12. Yeah, that's the thing. He looks awkward when he runs. But he's not slow or un-athletic. It's just kind of adds to an element of surprise kind of thing. He is sneaky fast, especially once he gets going. He's not the most explosive athlete, but once he gets going his speed is not an issue.
  13. Eriksen was a big talent that left Denmark before ever making his senior debut (he left at 16). We have a lot of talent in Denmark, but the best ones leaves as a 15/16 year old (for instance Maurits Kjærgaard, who just left for Red Bull Salzburg at 16. He was a guy I suggested to team in Germany earlier this year). But if you're talking about the best player in the Danish league, then definitely. I've never seen a single player takeover an entire season the way Skov did this past season and the expectations moving forward are huge.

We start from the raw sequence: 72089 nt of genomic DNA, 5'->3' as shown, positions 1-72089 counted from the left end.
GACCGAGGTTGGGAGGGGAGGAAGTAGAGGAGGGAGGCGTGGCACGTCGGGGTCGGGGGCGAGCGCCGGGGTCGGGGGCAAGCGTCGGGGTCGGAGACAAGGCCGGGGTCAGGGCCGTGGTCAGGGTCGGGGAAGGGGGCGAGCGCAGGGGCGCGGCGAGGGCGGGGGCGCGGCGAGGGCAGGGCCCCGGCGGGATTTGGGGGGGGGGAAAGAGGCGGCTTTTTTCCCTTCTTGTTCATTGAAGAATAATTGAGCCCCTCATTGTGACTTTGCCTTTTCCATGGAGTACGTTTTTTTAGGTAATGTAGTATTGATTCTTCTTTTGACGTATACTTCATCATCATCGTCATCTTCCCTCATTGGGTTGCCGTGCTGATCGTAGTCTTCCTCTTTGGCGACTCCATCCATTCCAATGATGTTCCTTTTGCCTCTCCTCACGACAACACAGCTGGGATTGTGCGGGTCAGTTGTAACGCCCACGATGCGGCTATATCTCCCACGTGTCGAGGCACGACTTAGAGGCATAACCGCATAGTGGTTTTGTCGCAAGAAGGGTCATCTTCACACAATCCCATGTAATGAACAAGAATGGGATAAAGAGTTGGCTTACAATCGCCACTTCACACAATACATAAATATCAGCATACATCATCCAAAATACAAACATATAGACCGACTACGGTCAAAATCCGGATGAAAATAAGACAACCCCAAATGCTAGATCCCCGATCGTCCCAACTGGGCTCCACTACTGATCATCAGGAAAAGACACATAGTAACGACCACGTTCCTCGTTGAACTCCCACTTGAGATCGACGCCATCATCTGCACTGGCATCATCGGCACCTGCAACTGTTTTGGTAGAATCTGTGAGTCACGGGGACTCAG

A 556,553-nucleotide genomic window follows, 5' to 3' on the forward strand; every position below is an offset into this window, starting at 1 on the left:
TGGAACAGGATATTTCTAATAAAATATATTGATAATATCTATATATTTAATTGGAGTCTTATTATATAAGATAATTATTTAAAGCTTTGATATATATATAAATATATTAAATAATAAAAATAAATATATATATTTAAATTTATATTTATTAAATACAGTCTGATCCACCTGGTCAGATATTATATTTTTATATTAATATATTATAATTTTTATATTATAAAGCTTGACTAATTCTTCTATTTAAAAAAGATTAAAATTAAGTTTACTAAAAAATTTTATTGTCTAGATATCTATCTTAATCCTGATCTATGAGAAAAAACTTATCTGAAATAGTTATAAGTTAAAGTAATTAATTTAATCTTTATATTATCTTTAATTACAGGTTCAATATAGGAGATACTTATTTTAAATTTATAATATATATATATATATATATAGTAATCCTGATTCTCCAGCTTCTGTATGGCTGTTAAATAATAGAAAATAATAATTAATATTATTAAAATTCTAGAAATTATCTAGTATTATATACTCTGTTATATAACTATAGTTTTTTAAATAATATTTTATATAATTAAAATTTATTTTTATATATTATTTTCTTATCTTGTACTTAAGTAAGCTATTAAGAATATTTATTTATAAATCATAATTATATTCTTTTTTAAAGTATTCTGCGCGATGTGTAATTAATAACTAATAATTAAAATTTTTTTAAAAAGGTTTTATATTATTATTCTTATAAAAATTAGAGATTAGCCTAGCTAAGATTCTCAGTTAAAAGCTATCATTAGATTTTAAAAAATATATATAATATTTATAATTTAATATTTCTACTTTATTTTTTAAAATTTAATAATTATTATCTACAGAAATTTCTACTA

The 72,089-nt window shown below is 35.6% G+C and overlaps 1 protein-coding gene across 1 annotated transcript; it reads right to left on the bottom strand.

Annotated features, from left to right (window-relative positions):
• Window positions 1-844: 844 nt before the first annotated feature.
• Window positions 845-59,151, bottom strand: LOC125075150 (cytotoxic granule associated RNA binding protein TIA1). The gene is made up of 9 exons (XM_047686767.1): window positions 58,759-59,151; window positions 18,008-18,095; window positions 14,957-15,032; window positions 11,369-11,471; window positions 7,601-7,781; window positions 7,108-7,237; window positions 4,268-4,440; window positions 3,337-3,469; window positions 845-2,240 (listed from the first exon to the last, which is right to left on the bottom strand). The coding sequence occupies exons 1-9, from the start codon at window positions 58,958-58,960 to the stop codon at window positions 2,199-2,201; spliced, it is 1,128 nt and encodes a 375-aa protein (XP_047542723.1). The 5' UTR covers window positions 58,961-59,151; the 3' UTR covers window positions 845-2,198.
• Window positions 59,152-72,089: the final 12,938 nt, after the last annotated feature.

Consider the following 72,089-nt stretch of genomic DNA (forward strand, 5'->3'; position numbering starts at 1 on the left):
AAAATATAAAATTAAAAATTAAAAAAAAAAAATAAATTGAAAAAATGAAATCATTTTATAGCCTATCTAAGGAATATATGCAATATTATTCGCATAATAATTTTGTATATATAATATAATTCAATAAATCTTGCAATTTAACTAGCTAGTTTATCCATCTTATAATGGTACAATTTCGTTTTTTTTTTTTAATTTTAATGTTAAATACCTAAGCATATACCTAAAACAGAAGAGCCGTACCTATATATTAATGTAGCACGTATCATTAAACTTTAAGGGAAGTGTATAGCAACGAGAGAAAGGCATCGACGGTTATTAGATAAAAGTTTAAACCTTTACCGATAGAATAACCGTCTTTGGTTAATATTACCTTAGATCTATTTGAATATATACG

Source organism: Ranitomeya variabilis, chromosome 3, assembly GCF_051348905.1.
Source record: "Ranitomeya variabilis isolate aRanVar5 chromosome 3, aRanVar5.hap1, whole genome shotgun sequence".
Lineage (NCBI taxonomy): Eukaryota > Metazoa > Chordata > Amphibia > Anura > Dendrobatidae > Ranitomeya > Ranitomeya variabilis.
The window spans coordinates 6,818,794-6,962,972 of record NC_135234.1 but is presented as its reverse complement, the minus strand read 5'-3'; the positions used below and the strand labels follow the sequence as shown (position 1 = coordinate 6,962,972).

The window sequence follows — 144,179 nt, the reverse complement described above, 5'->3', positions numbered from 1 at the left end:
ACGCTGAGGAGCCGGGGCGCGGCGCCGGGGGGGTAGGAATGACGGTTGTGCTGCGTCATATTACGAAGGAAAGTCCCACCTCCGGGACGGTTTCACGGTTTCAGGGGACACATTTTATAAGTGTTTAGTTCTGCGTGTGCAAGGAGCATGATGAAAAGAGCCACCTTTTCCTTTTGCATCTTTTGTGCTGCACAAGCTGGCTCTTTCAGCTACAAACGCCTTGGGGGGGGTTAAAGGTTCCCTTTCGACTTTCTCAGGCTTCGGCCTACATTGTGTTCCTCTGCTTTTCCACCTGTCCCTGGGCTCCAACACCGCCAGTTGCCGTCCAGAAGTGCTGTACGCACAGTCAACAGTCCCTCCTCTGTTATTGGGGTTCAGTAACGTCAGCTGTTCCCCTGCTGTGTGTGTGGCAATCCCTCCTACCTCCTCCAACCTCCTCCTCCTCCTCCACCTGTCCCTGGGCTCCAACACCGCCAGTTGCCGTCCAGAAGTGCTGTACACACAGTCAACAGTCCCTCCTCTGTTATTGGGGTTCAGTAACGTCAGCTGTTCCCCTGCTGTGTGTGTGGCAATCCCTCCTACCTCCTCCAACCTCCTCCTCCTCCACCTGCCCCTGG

14. As a Dane, I'm quite interested in hearing your "report" on Skov. Care to share your thoughts?
  15. I love the Robert Skov talk. He's a great player and an even better person. But he's going to be around 20M, if not more. He was rumored back in January to be the first "100M DKK" player from the danish league (100M DKK is just over 12M pounds). Copenhagen's head of communications made a funny tweet fixing the article with a "100M euro"-caption. Obviously he isn't going to be that expensive, but they value him a lot in Copenhagen. One of the best left foots in Europe and he would actually fit right into our system.